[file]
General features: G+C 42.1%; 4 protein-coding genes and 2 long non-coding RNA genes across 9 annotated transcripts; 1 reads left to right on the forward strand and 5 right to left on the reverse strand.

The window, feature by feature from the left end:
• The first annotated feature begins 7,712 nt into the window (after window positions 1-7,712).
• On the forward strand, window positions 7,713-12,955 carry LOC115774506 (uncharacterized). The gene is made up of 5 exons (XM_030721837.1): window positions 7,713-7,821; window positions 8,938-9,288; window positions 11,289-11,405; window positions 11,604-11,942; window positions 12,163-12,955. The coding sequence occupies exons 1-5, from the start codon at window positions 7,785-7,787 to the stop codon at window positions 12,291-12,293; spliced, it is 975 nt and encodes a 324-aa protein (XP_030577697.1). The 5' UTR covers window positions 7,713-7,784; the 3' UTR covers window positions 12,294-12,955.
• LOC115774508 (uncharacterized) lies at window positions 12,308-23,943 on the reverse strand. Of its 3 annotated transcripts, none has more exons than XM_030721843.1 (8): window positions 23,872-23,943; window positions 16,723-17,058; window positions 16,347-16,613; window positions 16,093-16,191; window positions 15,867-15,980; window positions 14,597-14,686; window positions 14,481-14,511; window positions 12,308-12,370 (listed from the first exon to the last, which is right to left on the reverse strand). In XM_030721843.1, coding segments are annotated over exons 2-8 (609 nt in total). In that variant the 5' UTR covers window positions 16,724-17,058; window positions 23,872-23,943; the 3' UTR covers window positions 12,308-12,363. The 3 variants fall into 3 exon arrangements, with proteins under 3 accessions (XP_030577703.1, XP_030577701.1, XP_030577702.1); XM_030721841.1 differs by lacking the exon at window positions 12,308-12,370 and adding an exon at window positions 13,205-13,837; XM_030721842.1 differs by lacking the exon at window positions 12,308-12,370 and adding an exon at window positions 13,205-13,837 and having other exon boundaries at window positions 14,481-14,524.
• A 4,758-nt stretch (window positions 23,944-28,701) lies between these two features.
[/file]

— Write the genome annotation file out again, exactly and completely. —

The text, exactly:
General features: G+C 42.1%; 4 protein-coding genes and 2 long non-coding RNA genes across 9 annotated transcripts; 1 reads left to right on the forward strand and 5 right to left on the reverse strand.

The window, feature by feature from the left end:
• The first annotated feature begins 7,712 nt into the window (after window positions 1-7,712).
• On the forward strand, window positions 7,713-12,955 carry LOC115774506 (uncharacterized). The gene is made up of 5 exons (XM_030721837.1): window positions 7,713-7,821; window positions 8,938-9,288; window positions 11,289-11,405; window positions 11,604-11,942; window positions 12,163-12,955. The coding sequence occupies exons 1-5, from the start codon at window positions 7,785-7,787 to the stop codon at window positions 12,291-12,293; spliced, it is 975 nt and encodes a 324-aa protein (XP_030577697.1). The 5' UTR covers window positions 7,713-7,784; the 3' UTR covers window positions 12,294-12,955.
• LOC115774508 (uncharacterized) lies at window positions 12,308-23,943 on the reverse strand. Of its 3 annotated transcripts, none has more exons than XM_030721843.1 (8): window positions 23,872-23,943; window positions 16,723-17,058; window positions 16,347-16,613; window positions 16,093-16,191; window positions 15,867-15,980; window positions 14,597-14,686; window positions 14,481-14,511; window positions 12,308-12,370 (listed from the first exon to the last, which is right to left on the reverse strand). In XM_030721843.1, coding segments are annotated over exons 2-8 (609 nt in total). In that variant the 5' UTR covers window positions 16,724-17,058; window positions 23,872-23,943; the 3' UTR covers window positions 12,308-12,363. The 3 variants fall into 3 exon arrangements, with proteins under 3 accessions (XP_030577703.1, XP_030577701.1, XP_030577702.1); XM_030721841.1 differs by lacking the exon at window positions 12,308-12,370 and adding an exon at window positions 13,205-13,837; XM_030721842.1 differs by lacking the exon at window positions 12,308-12,370 and adding an exon at window positions 13,205-13,837 and having other exon boundaries at window positions 14,481-14,524.
• A 4,758-nt stretch (window positions 23,944-28,701) lies between these two features.